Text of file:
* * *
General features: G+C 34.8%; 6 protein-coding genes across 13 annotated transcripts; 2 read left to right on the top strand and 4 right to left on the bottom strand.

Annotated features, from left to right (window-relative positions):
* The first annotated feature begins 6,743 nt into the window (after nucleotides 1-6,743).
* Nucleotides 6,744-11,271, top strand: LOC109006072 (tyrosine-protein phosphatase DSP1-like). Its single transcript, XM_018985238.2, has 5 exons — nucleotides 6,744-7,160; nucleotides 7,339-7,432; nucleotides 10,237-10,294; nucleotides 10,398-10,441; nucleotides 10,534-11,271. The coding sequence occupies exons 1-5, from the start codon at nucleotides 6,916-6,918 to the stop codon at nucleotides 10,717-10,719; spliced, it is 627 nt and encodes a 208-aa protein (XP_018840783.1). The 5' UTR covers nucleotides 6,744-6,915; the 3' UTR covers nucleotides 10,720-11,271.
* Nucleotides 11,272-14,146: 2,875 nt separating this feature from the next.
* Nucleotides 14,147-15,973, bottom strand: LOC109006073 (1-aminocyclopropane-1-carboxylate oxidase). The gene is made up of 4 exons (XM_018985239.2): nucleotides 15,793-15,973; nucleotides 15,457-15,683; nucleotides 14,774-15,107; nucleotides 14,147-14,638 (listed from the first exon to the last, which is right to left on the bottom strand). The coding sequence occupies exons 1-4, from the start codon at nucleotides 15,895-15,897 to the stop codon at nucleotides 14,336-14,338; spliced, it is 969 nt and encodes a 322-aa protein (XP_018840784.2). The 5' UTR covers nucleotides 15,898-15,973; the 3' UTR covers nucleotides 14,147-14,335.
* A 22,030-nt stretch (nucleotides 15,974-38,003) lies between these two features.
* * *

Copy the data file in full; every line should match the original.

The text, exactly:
General features: G+C 34.8%; 6 protein-coding genes across 13 annotated transcripts; 2 read left to right on the top strand and 4 right to left on the bottom strand.

Annotated features, from left to right (window-relative positions):
* The first annotated feature begins 6,743 nt into the window (after nucleotides 1-6,743).
* Nucleotides 6,744-11,271, top strand: LOC109006072 (tyrosine-protein phosphatase DSP1-like). Its single transcript, XM_018985238.2, has 5 exons — nucleotides 6,744-7,160; nucleotides 7,339-7,432; nucleotides 10,237-10,294; nucleotides 10,398-10,441; nucleotides 10,534-11,271. The coding sequence occupies exons 1-5, from the start codon at nucleotides 6,916-6,918 to the stop codon at nucleotides 10,717-10,719; spliced, it is 627 nt and encodes a 208-aa protein (XP_018840783.1). The 5' UTR covers nucleotides 6,744-6,915; the 3' UTR covers nucleotides 10,720-11,271.
* Nucleotides 11,272-14,146: 2,875 nt separating this feature from the next.
* Nucleotides 14,147-15,973, bottom strand: LOC109006073 (1-aminocyclopropane-1-carboxylate oxidase). The gene is made up of 4 exons (XM_018985239.2): nucleotides 15,793-15,973; nucleotides 15,457-15,683; nucleotides 14,774-15,107; nucleotides 14,147-14,638 (listed from the first exon to the last, which is right to left on the bottom strand). The coding sequence occupies exons 1-4, from the start codon at nucleotides 15,895-15,897 to the stop codon at nucleotides 14,336-14,338; spliced, it is 969 nt and encodes a 322-aa protein (XP_018840784.2). The 5' UTR covers nucleotides 15,898-15,973; the 3' UTR covers nucleotides 14,147-14,335.
* A 22,030-nt stretch (nucleotides 15,974-38,003) lies between these two features.